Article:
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Huang Xinbo's World of Caricature

The majority of Huang Xinbo’s caricatures were produced in the period when he was with Human Art Club. At that time, Hong Kong comics developed rapidly as a succession of comic-related publications launched. Comic strips also began to be published regularly in newspapers, making comics an inseparable part of people’s daily life. Under this wave of interest, the members of Human Art Club promoted comics enthusiastically, through setting up a comic research group, organising exhibitions, and launching publications such as Comics Against Aid to Japan and This is the Age of Comics. Huang strongly supported the production of comics, and participated frequently in those related activities. Most notable of which was the well-received “The Stormy China” comic exhibition, co-organised by Huang, Zhang Guangyu, Chen Yutian, Liao Bingxiong and Liang Yongtai.

Huang Xinbo mainly produced political caricatures, a type of comic which displays the author’s critical response to current affairs. Political caricatures could easily stir up public discussion, as they usually touched on political and social woes, and were mainly published in newspapers. Studies have revealed that although the political environment in post-war Hong Kong was relatively stable, the society was very much shaken by the civil war and political struggles within China. Furthermore, the livelihood of Hong Kong people was affected by acute shortage of social resources and facilities. As a journalist at Chinese Business Daily, Huang had a strong sense of social responsibility. Through caricatures, he analysed the current situation and revealed inequities in society. These works served not only to monitor the society, but also acted as a channel for public feelings and opinions to be expressed. Existing records show that Chinese Business Daily, New Life Daily, Cheng Pao and Ta Kung Pao were then the major channels Huang published his caricatures. Among the four, China Business Daily was most closely linked with Huang, and was the most prolific publisher of his caricatures.

Chinese Business Daily closely followed the political development in the mainland after it resumed publication in 1946. Most of the time, the newspaper devoted its front page to analytical articles and reportage on the civil war. In this regard, Huang Xinbo’s caricature often conveyed a message of peace and democracy, as well as anti-civil war and anti-dictatorship sentiment. For example, the caricature titled This Can Be an Explanation published in Chinese Business Daily in 1946 expressed his hope for an end to the war between the Communist Party and Kuomintang, and the establishment of a democratic coalition. In the same year, caricatures Prerequisites for Peaceful Establishment of a State, Can It Be Stopped?, and See Who Arrives First were published successively, in response to the call from different sectors for a peaceful and democratic way of establishing the government. Moreover, Huang also commented on social problems such as the food shortages and economic monopolies, aiming to expose the dark side of the society. The Shade Behind You (1946), A Tragicomedy of Forced Exchange (1947), and Prices Surge, Bodies of the Starved Found Everywhere (1948) were some examples of this period. With the sense of responsibility and convictions of a news reporter, Huang was willing to stand up for the people and use his pen to reveal the weaknesses of human nature. Just as it is described in his caricature titled A Guest that Knows Not “the Current of the Time” (1946), Huang refused to “go with the current” and held on to his own beliefs and direction during those chaotic times.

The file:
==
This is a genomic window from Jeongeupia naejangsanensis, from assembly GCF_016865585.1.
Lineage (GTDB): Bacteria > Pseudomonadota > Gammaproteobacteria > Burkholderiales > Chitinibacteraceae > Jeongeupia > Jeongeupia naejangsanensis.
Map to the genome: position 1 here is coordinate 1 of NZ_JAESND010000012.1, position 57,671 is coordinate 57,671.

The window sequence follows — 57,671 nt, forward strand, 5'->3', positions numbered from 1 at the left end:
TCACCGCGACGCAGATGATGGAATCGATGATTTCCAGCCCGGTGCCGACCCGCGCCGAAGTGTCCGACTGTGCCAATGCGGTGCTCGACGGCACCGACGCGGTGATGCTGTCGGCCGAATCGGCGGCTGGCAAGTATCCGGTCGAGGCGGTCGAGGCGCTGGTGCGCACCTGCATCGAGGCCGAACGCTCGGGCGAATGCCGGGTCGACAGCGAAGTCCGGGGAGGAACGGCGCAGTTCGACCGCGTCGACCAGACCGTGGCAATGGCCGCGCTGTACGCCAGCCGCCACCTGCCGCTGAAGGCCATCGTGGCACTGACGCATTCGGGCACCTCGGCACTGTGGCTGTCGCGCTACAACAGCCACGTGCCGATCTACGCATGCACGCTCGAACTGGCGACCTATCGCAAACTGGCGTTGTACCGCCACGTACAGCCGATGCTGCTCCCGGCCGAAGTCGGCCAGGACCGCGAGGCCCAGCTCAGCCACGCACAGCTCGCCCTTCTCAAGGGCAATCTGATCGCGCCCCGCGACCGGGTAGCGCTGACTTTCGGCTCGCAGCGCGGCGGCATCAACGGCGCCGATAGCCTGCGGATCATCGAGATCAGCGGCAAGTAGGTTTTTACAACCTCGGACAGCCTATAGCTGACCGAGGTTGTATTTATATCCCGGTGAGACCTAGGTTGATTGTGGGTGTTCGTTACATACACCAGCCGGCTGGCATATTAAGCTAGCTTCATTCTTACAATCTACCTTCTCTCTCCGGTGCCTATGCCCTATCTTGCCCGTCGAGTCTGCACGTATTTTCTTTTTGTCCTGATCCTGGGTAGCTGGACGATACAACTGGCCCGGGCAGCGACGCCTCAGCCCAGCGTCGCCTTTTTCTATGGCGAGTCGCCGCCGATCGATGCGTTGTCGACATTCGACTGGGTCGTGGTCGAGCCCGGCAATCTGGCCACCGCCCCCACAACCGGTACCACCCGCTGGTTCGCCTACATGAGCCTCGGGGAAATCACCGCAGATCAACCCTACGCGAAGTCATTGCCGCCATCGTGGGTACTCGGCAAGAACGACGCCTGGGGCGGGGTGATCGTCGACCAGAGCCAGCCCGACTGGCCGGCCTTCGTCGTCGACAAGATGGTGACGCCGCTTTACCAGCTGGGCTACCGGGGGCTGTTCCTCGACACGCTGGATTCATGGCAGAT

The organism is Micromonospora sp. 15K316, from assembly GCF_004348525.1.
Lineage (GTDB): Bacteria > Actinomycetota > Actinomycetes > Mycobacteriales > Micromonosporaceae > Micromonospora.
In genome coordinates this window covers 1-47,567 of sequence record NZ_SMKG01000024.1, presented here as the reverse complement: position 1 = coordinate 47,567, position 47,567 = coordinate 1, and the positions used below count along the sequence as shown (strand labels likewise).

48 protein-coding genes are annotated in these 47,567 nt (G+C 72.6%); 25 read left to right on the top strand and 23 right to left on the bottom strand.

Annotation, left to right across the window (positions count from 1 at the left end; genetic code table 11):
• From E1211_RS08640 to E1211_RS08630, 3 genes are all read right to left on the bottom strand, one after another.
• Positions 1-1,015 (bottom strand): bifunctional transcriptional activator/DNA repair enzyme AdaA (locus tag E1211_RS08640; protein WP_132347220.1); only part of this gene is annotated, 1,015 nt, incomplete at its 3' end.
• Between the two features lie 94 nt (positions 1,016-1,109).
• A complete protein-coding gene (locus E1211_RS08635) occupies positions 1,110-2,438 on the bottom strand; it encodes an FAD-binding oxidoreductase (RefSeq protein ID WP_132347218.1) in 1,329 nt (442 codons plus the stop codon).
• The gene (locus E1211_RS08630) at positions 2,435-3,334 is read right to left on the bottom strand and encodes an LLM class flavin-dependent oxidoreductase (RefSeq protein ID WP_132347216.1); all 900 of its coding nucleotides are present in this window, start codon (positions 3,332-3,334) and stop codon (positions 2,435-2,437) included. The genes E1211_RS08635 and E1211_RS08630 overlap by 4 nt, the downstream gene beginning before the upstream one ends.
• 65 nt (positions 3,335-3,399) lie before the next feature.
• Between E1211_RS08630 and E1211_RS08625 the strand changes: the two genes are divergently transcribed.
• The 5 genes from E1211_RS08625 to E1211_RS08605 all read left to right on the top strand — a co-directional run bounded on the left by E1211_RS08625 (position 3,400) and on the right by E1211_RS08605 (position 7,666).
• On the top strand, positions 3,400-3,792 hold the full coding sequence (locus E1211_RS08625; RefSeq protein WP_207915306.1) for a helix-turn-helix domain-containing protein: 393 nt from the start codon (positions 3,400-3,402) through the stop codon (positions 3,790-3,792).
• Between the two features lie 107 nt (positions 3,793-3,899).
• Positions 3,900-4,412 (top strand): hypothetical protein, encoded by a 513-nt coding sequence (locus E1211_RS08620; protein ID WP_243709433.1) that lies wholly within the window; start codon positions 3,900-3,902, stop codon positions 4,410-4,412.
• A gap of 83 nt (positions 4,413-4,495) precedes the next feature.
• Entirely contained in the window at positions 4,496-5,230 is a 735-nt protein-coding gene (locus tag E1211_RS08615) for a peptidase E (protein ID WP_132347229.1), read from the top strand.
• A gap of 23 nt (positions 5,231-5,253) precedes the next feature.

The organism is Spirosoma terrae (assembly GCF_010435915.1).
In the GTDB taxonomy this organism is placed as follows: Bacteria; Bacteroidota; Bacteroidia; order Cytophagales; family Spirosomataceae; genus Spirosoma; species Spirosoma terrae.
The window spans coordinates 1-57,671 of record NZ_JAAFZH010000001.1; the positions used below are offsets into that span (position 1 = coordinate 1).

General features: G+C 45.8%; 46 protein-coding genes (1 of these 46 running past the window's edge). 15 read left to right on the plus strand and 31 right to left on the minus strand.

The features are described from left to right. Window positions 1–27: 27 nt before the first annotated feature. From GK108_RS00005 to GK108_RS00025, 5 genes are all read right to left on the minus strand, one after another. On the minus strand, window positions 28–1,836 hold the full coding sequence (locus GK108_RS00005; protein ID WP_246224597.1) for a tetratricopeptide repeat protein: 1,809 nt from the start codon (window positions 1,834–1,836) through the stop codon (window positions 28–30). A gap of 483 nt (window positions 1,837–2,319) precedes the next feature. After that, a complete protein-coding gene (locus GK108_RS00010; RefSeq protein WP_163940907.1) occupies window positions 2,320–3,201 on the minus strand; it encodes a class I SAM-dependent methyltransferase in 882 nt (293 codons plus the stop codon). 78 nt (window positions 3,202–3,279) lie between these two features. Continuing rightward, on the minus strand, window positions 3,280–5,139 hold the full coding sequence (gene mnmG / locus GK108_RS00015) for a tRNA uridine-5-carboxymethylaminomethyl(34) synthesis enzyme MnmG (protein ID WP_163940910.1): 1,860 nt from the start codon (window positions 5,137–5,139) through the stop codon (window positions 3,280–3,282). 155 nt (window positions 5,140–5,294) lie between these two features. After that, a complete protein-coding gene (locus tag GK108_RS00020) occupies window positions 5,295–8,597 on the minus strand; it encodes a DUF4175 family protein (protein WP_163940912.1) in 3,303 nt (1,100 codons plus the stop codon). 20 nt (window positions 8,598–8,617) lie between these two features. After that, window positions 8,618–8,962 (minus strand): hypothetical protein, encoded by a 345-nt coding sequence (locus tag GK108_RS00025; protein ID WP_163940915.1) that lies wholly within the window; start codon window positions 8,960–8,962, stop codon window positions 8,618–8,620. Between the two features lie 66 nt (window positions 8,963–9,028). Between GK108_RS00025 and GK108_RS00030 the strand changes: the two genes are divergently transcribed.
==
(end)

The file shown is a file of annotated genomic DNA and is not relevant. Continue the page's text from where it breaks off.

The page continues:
Huang Xinbo has produced a relatively small amount of caricature as compared to his woodblock prints; and as they were scattered in various publications, there is also a certain degree of difficulty in collecting and analysing them. Nonetheless, this should not diminish the importance of Huang’s caricatures, as they not only reflect the political and social situation of his time in the post-war Hong Kong, but also offer us a better understanding of Huang’s artistic style, as well as his passionate and righteous personality.


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